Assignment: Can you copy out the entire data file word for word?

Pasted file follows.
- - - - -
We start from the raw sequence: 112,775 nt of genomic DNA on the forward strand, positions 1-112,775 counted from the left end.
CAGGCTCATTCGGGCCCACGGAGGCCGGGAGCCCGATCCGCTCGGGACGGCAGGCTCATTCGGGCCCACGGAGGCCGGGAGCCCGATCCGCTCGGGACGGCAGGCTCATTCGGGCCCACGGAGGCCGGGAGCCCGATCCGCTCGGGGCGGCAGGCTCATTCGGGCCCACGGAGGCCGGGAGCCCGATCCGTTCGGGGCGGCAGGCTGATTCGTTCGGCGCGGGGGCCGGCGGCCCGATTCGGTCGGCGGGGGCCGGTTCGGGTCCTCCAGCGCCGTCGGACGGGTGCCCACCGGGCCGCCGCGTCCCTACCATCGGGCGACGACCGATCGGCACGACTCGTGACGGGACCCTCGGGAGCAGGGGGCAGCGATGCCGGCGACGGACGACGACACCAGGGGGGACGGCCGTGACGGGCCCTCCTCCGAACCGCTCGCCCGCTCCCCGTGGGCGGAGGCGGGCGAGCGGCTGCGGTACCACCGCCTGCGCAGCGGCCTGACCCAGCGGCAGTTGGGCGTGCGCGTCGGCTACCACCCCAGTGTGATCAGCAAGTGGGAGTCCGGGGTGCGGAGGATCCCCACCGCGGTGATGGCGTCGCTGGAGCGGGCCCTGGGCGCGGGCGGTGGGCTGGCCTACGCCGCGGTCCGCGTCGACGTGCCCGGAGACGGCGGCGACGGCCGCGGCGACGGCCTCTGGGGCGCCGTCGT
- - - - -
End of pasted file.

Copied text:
We start from the raw sequence: 112,775 nt of genomic DNA on the forward strand, positions 1-112,775 counted from the left end.
CAGGCTCATTCGGGCCCACGGAGGCCGGGAGCCCGATCCGCTCGGGACGGCAGGCTCATTCGGGCCCACGGAGGCCGGGAGCCCGATCCGCTCGGGACGGCAGGCTCATTCGGGCCCACGGAGGCCGGGAGCCCGATCCGCTCGGGGCGGCAGGCTCATTCGGGCCCACGGAGGCCGGGAGCCCGATCCGTTCGGGGCGGCAGGCTGATTCGTTCGGCGCGGGGGCCGGCGGCCCGATTCGGTCGGCGGGGGCCGGTTCGGGTCCTCCAGCGCCGTCGGACGGGTGCCCACCGGGCCGCCGCGTCCCTACCATCGGGCGACGACCGATCGGCACGACTCGTGACGGGACCCTCGGGAGCAGGGGGCAGCGATGCCGGCGACGGACGACGACACCAGGGGGGACGGCCGTGACGGGCCCTCCTCCGAACCGCTCGCCCGCTCCCCGTGGGCGGAGGCGGGCGAGCGGCTGCGGTACCACCGCCTGCGCAGCGGCCTGACCCAGCGGCAGTTGGGCGTGCGCGTCGGCTACCACCCCAGTGTGATCAGCAAGTGGGAGTCCGGGGTGCGGAGGATCCCCACCGCGGTGATGGCGTCGCTGGAGCGGGCCCTGGGCGCGGGCGGTGGGCTGGCCTACGCCGCGGTCCGCGTCGACGTGCCCGGAGACGGCGGCGACGGCCGCGGCGACGGCCTCTGGGGCGCCGTCGT